Saudi Arabia has a reputation for embarking on endeavors that defy conventional expectations, as seen in initiatives like NEOM and various other gigaprojects. The country has now enlisted a Dutch greenhouse firm, Van Der Hoeven, to establish an “artificial climate” conducive to cultivating crops in regions unsuitable for traditional agriculture. This is in line with the kingdom’s strategy to construct a flourishing horticultural sanctuary adjacent to its innovative urban venture, NEOM.
Taking a significant stride towards this objective, Saudi Arabia is currently in the process of establishing a horticultural haven spanning an area equivalent to 15 soccer fields. This venture marks the most substantial food technology investment undertaken by the nation, which grapples with the necessity of food imports due to its arid terrain and exceptionally high summer temperatures seen in Saudi Arabia.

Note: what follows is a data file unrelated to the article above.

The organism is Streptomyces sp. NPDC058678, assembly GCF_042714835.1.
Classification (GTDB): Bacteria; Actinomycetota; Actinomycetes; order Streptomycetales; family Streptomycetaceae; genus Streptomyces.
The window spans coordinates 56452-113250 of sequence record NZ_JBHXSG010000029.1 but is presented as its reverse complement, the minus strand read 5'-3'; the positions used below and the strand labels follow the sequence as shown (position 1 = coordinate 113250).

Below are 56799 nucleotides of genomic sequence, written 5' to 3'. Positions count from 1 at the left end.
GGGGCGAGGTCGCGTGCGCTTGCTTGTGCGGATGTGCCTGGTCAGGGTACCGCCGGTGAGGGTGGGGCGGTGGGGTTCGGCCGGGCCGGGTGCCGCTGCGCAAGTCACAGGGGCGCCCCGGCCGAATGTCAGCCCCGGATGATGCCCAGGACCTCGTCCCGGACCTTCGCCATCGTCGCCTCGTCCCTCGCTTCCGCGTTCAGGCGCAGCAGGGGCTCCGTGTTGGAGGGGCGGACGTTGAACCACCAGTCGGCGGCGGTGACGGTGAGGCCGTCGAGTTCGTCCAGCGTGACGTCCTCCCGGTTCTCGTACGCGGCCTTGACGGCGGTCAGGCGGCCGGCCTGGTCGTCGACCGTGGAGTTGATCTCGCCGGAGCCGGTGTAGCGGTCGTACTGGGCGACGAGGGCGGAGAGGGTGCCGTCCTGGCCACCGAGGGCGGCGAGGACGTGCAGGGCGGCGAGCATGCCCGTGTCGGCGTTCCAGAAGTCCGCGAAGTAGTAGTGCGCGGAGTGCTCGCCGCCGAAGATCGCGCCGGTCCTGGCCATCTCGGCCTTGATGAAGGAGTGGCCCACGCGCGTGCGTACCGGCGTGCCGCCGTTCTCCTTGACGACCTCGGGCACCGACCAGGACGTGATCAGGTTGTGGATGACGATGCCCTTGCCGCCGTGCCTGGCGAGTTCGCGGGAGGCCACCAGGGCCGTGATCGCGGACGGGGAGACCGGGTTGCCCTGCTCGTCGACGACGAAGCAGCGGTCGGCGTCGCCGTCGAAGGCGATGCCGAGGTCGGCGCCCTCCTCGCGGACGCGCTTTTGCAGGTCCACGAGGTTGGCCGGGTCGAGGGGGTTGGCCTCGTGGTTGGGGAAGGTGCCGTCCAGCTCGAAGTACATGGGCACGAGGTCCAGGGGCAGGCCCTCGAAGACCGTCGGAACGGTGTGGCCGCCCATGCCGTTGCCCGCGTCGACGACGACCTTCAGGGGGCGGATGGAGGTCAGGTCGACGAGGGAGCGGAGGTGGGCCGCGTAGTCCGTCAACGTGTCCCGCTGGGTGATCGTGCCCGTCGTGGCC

“A design, build and operate contract of this scale is unprecedented in the industry, and thus we are very pleased to have been selected. As Van der Hoeven, we have a rich tradition in creating sustainable horticultural solutions to the highest technical and environmental standards. The scope of this contract allows us to realize and demonstrate the latest technologies, with the aim of bringing the horticultural industry forward on a global scale in terms of carbon-neutral climate control, efficient water management, and A.I.-driven crop growing and harvesting.” - Michiel Schoenmaeckers, recently appointed CEO of Van der Hoeven